After a year fraught with supply chain issues, labor shortages and rising costs, food & beverage processors appear poised to open their wallets for capital spending projects in 2023 at levels not seen in years.
33 of the largest publicly traded food & beverage companies highlighted in our 2023 Capital Spending Report plan to spend 21.4% more on capital expenditures this year than they actually spent in 2022. That’s the highest increase we've ever seen in these annual Capital Spending Outlooks, and we’ve been doing them since 2006.
Altogether, we’ve identified more than $23 billion in capital spending budgeted for this year. From all indications, food & beverage is ready to spend its way around the challenges that thwarted growth for some companies in 2022.
A year ago, processors continued to struggle (as they still do today) with the extreme labor shortages that hampered plant staffing and production. As a result, most companies’ capital spending plans for 2022 targeted automation, robotics and minimizing the number of workers needed to produce food safely and efficiently. New plants were designed for optimum “hands-free” flow, taking the human element out of the equation.
Comparing the 2022 budgets of the companies with their actual capital spending, the industry saw highly variable results on meeting those capital expenditures forecasts. As a group, those companies poured slightly more money than was budgeted into capital expenditures (0.73% higher than budget) in 2022, but the fluctuations from company to company were significant.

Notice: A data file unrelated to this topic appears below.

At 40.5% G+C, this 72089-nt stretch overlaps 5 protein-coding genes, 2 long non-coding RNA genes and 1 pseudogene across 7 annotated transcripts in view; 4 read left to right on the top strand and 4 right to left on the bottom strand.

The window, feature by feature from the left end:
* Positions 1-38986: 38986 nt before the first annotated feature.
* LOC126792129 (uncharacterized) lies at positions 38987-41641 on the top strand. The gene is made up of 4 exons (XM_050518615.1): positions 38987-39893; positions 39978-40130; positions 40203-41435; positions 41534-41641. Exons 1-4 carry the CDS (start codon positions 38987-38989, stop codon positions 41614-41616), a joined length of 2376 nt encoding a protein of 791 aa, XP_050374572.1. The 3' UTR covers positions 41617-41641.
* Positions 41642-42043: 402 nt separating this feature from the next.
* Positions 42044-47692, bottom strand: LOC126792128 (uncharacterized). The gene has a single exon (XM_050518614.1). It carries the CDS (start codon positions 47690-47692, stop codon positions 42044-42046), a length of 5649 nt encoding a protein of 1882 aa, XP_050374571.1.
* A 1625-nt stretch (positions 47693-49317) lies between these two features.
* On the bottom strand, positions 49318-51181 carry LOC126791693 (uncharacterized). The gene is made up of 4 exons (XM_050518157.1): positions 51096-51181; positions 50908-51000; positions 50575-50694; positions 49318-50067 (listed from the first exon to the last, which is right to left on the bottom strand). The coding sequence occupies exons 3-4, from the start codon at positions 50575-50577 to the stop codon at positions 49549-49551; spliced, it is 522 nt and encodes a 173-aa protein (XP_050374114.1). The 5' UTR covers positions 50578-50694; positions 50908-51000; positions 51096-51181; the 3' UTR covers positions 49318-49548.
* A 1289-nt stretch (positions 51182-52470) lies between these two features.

Campbell Soup, TreeHouse Foods, Maple Leaf Foods and others spent more than 25% below their budgets in 2022, for example, while J&J Snack Foods, Hostess Brands and Utz Brands overshot their capex allocations (and, for that matter, their 2021 actual capital spending as well) by significant amounts.
Yet, of the top 10 U.S.-based companies on the list, only PepsiCo and Pilgrim’s Pride invested more than budgeted in 2022. The story behind the slide in capital spending for 2022 follows familiar tropes.
The labor shortage, first of all, hindered some capital projects, explains Nathan Arnold, director of client development, food and beverage, for Hixson Architecture, Engineering & Process.
“Some clients spent less in 2022 because they couldn’t complete projects without the workforce they needed to execute them, so labor has affected construction and consulting,” he says. “We’re seeing a lot of opportunities in capital spending, but we can’t take them all on because there aren’t enough people to run the projects — and that has stressed out the system.”
“It’s fair to say that supply-chain constraints and raw-material cost inflation held back capital expenditures for some of the companies in the beverage universe over the past couple of years,” she explains. “However, for 2023, this global supply-chain issue seems to be largely in the rear-view mirror for most of those companies, and they don’t see that as a as a headwind going forward.”
Overall, Arnold says, there doesn’t appear to be a pullback on capital spending projects throughout the food industry, despite the challenges mentioned above.
“Clients whose products are still in demand, whose growth is steady and who had a long-term growth plan are still building,” he says. “There are a lot of new plants being built and capital being spent; the market is not really in the way because demand and growth are steady for those clients.”